I know one thing, I've gotten to play with the installer and it's just as bad as Vista's. Wipes your hard drive and destroy everything just to upgrade Vista to Win7. I guess this is a ploy by the hardware manufacturers to make your present hardware obsolete whenever a new version of Windows comes out, or it's just callousness on Microsoft's part and their selective hearing problem is afflicting them again. Unless the installer is fixed so that it leaves the user's programs, folders and files alone and only works it's magic on the OS, Windows 7 will be just another coming of Vista. How's this for a pie in the sky dream, those of us who purchased an upgrade or full version of Vista get free copies of 7, can I dream or what? That would require Microsoft to actually have some misgivings and have to admit they screwed everyone and that'll happen when . . .

lastchip
lastchip

Probably a bit of both, but to my mind, it shows however hard they try, the inherent architecture that *is* Windows, is never likely to produce a secure system. They've actually become a victim of their own success. The real answer for them is to scrap existing Windows and start from scratch. But we also all know, due to existing installations, that isn't an option. Something about a "rock and a hard place"? Edited - minor correction

Selvarin
Selvarin

For what it's worth, Leo Laporte and Paul Therrott (sp?) discussed a recent patch on Windows Weekly. Leo noted that the patch update on his Vista system mentioned it as also being applicable to Windows 7. Since Win7 hs been descibed as 'Vista only better' (less bloat, better UI, etc.)...sounds like shared code. No big deal.

Tony Hopkinson
Tony Hopkinson

bugs are in 7, bearing in mind some of them are unpatched XP ones , which are unpatched 2k ones, which are unpatched NT4 ones. SSDVersion......

AlexNagy
AlexNagy

It is for those who were led to believe that Win7 was to share as little code from the older versions of Windows as possible. Either the marketers and developers are out of sync again or a purposeful lie? Either way inconsequential to the issue at hand. A patch has been issued for software that hasn't even been released to any users as of yet. Not very promising.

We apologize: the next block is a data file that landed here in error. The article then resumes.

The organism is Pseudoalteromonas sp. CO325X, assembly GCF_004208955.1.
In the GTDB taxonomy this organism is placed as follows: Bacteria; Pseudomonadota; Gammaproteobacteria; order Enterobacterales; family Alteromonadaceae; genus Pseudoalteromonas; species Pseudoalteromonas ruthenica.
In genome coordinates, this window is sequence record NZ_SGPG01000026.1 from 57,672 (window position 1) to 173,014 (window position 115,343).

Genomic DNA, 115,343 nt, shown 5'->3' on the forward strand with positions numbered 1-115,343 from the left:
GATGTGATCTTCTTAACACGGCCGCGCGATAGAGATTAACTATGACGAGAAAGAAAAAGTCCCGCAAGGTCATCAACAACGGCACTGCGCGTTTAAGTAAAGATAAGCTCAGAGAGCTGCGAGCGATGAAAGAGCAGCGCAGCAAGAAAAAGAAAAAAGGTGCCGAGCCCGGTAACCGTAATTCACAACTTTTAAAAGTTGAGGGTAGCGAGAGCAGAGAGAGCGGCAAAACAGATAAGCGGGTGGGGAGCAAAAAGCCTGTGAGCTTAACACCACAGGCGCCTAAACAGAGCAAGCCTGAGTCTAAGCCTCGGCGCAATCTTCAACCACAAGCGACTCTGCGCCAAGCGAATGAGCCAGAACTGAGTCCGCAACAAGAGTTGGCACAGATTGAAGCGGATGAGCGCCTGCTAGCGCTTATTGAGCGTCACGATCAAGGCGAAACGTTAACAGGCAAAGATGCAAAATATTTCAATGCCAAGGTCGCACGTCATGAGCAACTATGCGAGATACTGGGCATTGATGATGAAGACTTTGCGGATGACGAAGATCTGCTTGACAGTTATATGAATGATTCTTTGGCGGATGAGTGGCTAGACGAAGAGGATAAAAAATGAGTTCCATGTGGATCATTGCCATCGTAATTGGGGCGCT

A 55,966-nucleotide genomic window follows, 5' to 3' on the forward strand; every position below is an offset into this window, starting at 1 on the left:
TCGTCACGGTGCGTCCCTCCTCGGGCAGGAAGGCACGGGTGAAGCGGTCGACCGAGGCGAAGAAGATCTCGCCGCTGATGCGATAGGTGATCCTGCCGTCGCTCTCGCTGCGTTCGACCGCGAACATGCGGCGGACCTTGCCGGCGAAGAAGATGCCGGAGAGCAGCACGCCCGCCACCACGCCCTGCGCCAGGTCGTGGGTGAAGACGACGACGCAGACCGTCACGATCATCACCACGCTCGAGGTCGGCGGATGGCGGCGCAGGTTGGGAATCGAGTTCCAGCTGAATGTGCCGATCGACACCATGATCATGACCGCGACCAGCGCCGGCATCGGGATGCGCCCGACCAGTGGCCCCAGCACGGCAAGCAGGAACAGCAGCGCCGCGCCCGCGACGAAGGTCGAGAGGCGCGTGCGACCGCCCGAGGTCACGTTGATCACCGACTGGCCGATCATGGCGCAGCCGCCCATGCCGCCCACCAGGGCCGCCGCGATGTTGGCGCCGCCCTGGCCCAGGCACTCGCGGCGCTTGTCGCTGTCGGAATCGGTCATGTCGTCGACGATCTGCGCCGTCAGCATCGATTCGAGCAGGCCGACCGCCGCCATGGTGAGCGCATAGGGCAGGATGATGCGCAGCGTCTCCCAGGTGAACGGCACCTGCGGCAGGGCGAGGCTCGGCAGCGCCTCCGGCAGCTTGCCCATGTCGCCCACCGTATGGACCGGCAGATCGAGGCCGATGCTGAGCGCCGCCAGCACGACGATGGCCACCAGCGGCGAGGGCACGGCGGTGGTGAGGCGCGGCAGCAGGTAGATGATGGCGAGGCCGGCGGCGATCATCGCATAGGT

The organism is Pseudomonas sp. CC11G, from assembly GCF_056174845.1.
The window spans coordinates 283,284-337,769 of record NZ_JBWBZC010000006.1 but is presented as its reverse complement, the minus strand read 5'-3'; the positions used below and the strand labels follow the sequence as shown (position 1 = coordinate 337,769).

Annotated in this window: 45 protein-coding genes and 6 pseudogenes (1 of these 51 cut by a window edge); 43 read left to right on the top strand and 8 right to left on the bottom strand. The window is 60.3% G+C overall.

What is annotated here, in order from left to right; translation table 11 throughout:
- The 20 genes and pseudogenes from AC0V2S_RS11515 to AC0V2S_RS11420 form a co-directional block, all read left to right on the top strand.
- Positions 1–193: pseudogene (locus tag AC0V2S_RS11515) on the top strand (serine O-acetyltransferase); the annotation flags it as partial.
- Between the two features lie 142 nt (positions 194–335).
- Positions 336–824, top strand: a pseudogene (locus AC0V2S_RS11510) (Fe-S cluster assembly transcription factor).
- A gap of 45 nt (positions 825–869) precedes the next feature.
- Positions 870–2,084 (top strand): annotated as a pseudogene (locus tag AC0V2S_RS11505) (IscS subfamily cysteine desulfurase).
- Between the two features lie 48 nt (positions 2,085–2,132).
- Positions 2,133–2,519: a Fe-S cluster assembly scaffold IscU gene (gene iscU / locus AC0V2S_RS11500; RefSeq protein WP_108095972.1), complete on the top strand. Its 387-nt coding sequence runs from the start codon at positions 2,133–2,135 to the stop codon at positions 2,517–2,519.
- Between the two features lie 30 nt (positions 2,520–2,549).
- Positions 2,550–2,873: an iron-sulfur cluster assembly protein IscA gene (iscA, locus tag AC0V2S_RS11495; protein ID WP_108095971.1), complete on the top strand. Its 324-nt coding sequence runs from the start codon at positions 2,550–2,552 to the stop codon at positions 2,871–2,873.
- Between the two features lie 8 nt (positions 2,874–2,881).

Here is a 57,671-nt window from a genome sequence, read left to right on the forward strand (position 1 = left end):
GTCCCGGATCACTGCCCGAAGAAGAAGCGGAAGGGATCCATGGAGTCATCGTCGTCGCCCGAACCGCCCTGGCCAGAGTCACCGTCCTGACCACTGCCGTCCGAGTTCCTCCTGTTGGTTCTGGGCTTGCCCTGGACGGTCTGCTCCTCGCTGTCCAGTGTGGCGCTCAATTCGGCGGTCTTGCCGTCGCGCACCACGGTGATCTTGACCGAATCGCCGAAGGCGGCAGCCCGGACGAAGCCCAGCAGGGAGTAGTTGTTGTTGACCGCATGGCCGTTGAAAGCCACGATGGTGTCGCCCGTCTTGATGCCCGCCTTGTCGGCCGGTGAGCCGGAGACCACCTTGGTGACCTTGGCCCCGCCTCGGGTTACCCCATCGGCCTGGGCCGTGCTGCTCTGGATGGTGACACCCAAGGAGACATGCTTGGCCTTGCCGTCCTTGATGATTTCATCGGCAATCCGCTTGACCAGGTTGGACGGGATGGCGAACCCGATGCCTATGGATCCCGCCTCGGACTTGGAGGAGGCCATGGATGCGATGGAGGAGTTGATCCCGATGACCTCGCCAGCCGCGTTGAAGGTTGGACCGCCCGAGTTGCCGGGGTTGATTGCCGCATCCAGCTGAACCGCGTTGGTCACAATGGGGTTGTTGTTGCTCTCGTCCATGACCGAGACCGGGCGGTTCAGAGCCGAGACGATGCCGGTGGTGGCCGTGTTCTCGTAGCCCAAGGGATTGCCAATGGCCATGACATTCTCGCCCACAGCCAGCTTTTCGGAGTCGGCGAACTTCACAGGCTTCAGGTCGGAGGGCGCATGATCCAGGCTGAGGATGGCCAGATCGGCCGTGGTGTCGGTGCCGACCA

Tony Hopkinson
Tony Hopkinson

An authenticated remote attacker. Authenticated by whom, when and with the privileges to do what? Trying to figure out which part of the system is broke, The description on MS's website seems somewhat terse, or perhaps obfuscated. Privilege escalation again?

Oz_Media
Oz_Media

For teh last three Betas there have been hacks wher eyou can download a copy form a P2P tracker and actually go online to MS and update it or get the latest patches, each time they stop it and add a new key system, it is hacked in minutes. Now i know that is different than a security vulnerability but it does show that MS can't even secure their licensing system, yet alone the software that uses it.

apotheon
apotheon

Expect an article on this subject in about two weeks.

AlexNagy
AlexNagy

Interesting to say the least. Perhaps your right. Maybe MS has finally started to walk the walk. Even so it has a long walk to catch up with Linux, Apple and the like.

Manitobamike
Manitobamike

It could be that MS released the patch pre-release because the gap in the security was so blatant that even a novice could crack into any system.

apotheon
apotheon

Starting with a new OS that (supposedly) doesn't share much fundamental codebase with previous versions of MS Windows, Microsoft might be able to get up to speed on security very quickly. All it would really need to do is employ a whole new set of policies for dealing with matters of security -- and, of course, do a really good job of creating MS Windows 7 to use a more secure basic design in the first place. Of course, that's a deceptively simple picture of what would have to happen. Microsoft would have to somehow achieve the security benefits of having a huge community of open source developers contributing to the improvement of the software, and of security patches, among other [url=http://blogs.techrepublic.com.com/security/?p=549]challenges facing closed source software security[/url]. There's no law of nature that prevents closed source software from achieving the same potential level of security as equivalent open source counterparts, but the challenges appear insurmountable. Who knows? Maybe MS Windows 8 will be released under a [url=http://copyfree.org]copyfree[/url] license. Then again, maybe pigs will fly.

AlexNagy
AlexNagy

I'll be going to the local Wal-Mart to get my faerie pig license tomorrow. ;)

Sterling chip Camden
Sterling chip Camden

MS's reputation has been so badly damaged by Vista that they need to make that happen immediately and convincingly.

apotheon
apotheon

Unfortunately, "convincingly" isn't necessarily correlated to "honestly". I'm not holding my breath.

Editor's Picks